Shinzo Abe, Japan’s longest-serving prime minister, sought to lift the economy out of chronic deflation with his bold Abenomics policies, strengthen the military and counter China’s growing influence. He died aged 67 after being shot during an election campaign speech, in an attack that current Prime Minister Fumio Kishida called “absolutely unforgivable”.
Abe was prime minister in 2006, taking over as the youngest in office since World War II. It was a term of just one year. He returned in 2012, promising to revive a stagnant economy, loosen the bounds of a pacifist post-World War II constitution and restore Japan’s traditional values.
He was instrumental in bringing the 2020 Olympics to Tokyo, fueling the desire to preside over the Games. He even appeared as Nintendo’s video game character Mario during the Olympic transfer in Rio, the 2016 host.
Abe became Japan’s longest-serving prime minister in November 2019, but in 2020 he lost support for his management during the Covid-19 pandemic, as well as a series of scandals, including the arrest of his former justice minister. .
He resigned in September 2020 without achieving his goal of revising the Constitution or presiding over the Games, which had been postponed to 2021 due to the pandemic.
But it remained a dominant presence in the Liberal Democratic Party (LDP). He was campaigning for an election to the Upper House, which will be Sunday (10), when he was assassinated.
From the conservative wing of Japanese politics, Abe became known abroad for his economic recovery strategy called Abenomics, in which he combined monetary easing, a major budget reactivation and structural reforms.
Deflation proved stubborn, however, and its growth strategy suffered in 2019 with the sales tax hike and the Sino-US trade war. The Covid-19 pandemic triggered Japan’s deepest economic crisis.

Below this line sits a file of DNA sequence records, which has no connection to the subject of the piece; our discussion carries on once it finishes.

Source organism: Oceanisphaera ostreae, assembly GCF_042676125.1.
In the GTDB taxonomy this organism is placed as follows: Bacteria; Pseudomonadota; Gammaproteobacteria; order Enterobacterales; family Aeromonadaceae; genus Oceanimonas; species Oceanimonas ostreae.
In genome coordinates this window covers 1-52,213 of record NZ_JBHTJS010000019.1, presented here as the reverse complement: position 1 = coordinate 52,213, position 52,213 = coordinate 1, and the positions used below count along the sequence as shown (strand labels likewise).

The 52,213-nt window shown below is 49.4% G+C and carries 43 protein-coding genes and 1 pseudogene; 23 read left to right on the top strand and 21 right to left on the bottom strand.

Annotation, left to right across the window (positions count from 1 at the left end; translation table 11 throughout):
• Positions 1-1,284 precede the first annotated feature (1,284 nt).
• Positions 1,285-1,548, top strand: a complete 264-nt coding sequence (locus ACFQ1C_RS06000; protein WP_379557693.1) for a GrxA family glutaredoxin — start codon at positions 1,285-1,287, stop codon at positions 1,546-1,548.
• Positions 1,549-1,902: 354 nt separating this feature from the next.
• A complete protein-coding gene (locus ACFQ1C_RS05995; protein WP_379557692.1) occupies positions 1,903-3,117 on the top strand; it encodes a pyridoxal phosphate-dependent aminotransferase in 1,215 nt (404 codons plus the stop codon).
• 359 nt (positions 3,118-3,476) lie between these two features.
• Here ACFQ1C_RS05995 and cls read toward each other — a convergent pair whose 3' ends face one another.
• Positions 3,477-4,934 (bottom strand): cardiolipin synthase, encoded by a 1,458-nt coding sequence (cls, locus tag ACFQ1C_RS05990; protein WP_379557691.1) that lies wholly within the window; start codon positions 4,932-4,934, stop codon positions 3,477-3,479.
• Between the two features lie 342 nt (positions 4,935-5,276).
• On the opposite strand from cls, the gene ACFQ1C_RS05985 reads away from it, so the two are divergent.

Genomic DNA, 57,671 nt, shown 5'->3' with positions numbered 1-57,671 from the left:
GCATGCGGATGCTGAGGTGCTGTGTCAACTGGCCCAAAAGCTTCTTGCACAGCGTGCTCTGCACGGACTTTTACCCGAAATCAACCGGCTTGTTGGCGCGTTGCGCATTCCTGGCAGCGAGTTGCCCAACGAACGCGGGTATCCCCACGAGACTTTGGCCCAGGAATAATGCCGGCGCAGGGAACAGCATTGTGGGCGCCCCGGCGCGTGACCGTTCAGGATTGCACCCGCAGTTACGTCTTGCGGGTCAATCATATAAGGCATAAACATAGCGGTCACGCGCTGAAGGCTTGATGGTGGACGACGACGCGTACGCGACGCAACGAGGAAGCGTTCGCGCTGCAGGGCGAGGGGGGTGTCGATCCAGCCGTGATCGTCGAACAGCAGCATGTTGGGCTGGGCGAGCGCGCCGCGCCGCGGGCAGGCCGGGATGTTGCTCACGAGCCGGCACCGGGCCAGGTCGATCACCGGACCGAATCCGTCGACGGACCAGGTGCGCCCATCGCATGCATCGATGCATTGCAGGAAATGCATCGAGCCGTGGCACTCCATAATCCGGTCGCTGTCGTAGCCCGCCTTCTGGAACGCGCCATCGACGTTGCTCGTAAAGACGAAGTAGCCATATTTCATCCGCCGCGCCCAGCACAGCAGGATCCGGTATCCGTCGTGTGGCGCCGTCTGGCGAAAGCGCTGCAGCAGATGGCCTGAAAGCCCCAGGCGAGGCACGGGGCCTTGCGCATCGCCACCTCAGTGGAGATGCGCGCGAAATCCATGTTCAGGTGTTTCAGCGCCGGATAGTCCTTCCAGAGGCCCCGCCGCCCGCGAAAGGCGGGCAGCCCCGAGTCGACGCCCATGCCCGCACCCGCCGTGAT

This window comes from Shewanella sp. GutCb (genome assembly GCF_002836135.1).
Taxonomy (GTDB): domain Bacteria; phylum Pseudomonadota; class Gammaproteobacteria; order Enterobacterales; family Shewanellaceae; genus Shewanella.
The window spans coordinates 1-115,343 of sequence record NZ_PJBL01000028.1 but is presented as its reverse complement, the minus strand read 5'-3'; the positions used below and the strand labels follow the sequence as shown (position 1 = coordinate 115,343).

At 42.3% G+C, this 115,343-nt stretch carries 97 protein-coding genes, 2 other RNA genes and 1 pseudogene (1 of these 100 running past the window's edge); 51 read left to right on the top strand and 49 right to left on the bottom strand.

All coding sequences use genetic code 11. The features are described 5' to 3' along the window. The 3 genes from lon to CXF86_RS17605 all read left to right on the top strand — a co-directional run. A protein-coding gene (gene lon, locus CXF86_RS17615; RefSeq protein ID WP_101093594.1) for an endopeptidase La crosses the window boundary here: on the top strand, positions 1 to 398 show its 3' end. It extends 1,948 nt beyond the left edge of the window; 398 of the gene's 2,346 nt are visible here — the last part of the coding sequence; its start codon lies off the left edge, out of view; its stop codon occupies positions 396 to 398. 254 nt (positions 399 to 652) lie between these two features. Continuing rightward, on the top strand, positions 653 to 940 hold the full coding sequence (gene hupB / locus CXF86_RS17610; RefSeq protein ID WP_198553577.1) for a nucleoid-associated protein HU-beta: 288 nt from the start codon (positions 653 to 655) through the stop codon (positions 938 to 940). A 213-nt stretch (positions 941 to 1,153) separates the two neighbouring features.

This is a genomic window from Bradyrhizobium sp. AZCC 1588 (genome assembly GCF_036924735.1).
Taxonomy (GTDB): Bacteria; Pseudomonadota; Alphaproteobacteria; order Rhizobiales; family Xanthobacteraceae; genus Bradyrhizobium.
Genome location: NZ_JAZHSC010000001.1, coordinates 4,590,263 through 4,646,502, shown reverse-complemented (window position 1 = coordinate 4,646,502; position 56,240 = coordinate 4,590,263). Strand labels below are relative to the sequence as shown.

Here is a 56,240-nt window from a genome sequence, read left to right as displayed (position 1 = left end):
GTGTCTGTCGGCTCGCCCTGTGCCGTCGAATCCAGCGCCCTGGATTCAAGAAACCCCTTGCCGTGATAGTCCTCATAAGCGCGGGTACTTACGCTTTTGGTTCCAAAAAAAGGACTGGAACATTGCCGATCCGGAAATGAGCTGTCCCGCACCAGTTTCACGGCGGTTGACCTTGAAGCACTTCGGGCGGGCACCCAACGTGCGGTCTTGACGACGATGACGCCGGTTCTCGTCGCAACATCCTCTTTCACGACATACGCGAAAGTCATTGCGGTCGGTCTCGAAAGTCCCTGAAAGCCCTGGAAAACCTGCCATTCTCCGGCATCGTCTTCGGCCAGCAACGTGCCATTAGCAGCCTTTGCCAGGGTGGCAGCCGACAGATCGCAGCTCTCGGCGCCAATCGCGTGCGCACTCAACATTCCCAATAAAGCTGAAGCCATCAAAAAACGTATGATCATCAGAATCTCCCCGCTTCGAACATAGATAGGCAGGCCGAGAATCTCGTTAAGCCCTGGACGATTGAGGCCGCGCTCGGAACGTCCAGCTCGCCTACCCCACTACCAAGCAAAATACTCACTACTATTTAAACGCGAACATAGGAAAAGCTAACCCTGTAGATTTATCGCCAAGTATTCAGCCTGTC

When he resigned citing the same intestinal disease as in 2007, the death rate from Covid in Japan was far below that of many other developed countries.
Abe came from a wealthy political family that included a foreign minister father and a great-uncle who served as prime minister. His grandfather, Nobusuke Kishi, was a war cabinet minister imprisoned but never tried as a war criminal after World War II. He served as prime minister from 1957 to 1960, resigning due to public furor over a renegotiated security pact between the US and Japan.
Five-year-old at the time, Abe heard the sound of clashes between police and left-wing crowds protesting the pact outside parliament as he played on his grandfather’s lap.
Kishi unsuccessfully tried to revise Japan’s 1947 US-drafted constitution to become an equal security partner with the United States and adopt more assertive diplomacy – issues central to his grandson’s future agenda.
Abe has increased defense spending and reached out to other Asian nations to fight an increasingly assertive China. He passed laws to allow Japan to exercise the right of “collective self-defense”, or militarily assisting an ally under attack.
Revision of the pacifist constitution remained a top priority for Abe, a controversial goal as many Japanese see the charter as responsible for the country’s post-war peace record.
Reforming the educational system to restore traditional customs was another of his goals.
He also adopted a new stance on Japan’s actions in World War II, saying that future generations should not continue to apologize for past mistakes.